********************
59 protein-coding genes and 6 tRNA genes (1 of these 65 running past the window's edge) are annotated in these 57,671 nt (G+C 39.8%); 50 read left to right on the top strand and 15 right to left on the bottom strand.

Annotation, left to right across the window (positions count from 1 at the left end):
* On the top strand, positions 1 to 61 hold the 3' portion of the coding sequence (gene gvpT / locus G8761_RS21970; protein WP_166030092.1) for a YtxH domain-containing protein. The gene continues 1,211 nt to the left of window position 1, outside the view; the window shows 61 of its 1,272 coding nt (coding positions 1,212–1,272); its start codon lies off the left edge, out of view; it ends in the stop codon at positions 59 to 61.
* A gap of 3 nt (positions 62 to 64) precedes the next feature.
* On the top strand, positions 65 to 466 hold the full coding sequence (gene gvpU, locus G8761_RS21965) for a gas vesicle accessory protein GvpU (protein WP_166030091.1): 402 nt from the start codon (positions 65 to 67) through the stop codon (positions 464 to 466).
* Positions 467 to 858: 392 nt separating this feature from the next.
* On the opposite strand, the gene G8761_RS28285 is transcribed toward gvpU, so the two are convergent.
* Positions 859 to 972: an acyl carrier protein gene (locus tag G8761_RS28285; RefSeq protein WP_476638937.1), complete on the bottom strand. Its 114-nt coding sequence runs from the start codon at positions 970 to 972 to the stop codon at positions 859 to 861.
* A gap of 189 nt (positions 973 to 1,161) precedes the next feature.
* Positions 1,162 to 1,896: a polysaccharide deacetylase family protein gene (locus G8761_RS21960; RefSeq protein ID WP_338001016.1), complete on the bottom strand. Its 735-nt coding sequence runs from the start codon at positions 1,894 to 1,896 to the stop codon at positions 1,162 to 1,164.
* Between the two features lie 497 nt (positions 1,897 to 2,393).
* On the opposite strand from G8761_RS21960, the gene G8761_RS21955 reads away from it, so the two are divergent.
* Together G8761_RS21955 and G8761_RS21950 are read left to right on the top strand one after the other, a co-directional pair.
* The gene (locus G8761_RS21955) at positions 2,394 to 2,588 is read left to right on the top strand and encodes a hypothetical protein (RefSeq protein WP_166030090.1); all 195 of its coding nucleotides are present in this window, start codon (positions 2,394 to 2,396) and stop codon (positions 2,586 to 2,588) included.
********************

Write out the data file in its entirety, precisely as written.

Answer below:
59 protein-coding genes and 6 tRNA genes (1 of these 65 running past the window's edge) are annotated in these 57,671 nt (G+C 39.8%); 50 read left to right on the top strand and 15 right to left on the bottom strand.

Annotation, left to right across the window (positions count from 1 at the left end):
* On the top strand, positions 1 to 61 hold the 3' portion of the coding sequence (gene gvpT / locus G8761_RS21970; protein WP_166030092.1) for a YtxH domain-containing protein. The gene continues 1,211 nt to the left of window position 1, outside the view; the window shows 61 of its 1,272 coding nt (coding positions 1,212–1,272); its start codon lies off the left edge, out of view; it ends in the stop codon at positions 59 to 61.
* A gap of 3 nt (positions 62 to 64) precedes the next feature.
* On the top strand, positions 65 to 466 hold the full coding sequence (gene gvpU, locus G8761_RS21965) for a gas vesicle accessory protein GvpU (protein WP_166030091.1): 402 nt from the start codon (positions 65 to 67) through the stop codon (positions 464 to 466).
* Positions 467 to 858: 392 nt separating this feature from the next.
* On the opposite strand, the gene G8761_RS28285 is transcribed toward gvpU, so the two are convergent.
* Positions 859 to 972: an acyl carrier protein gene (locus tag G8761_RS28285; RefSeq protein WP_476638937.1), complete on the bottom strand. Its 114-nt coding sequence runs from the start codon at positions 970 to 972 to the stop codon at positions 859 to 861.
* A gap of 189 nt (positions 973 to 1,161) precedes the next feature.
* Positions 1,162 to 1,896: a polysaccharide deacetylase family protein gene (locus G8761_RS21960; RefSeq protein ID WP_338001016.1), complete on the bottom strand. Its 735-nt coding sequence runs from the start codon at positions 1,894 to 1,896 to the stop codon at positions 1,162 to 1,164.
* Between the two features lie 497 nt (positions 1,897 to 2,393).
* On the opposite strand from G8761_RS21960, the gene G8761_RS21955 reads away from it, so the two are divergent.
* Together G8761_RS21955 and G8761_RS21950 are read left to right on the top strand one after the other, a co-directional pair.
* The gene (locus G8761_RS21955) at positions 2,394 to 2,588 is read left to right on the top strand and encodes a hypothetical protein (RefSeq protein WP_166030090.1); all 195 of its coding nucleotides are present in this window, start codon (positions 2,394 to 2,396) and stop codon (positions 2,586 to 2,588) included.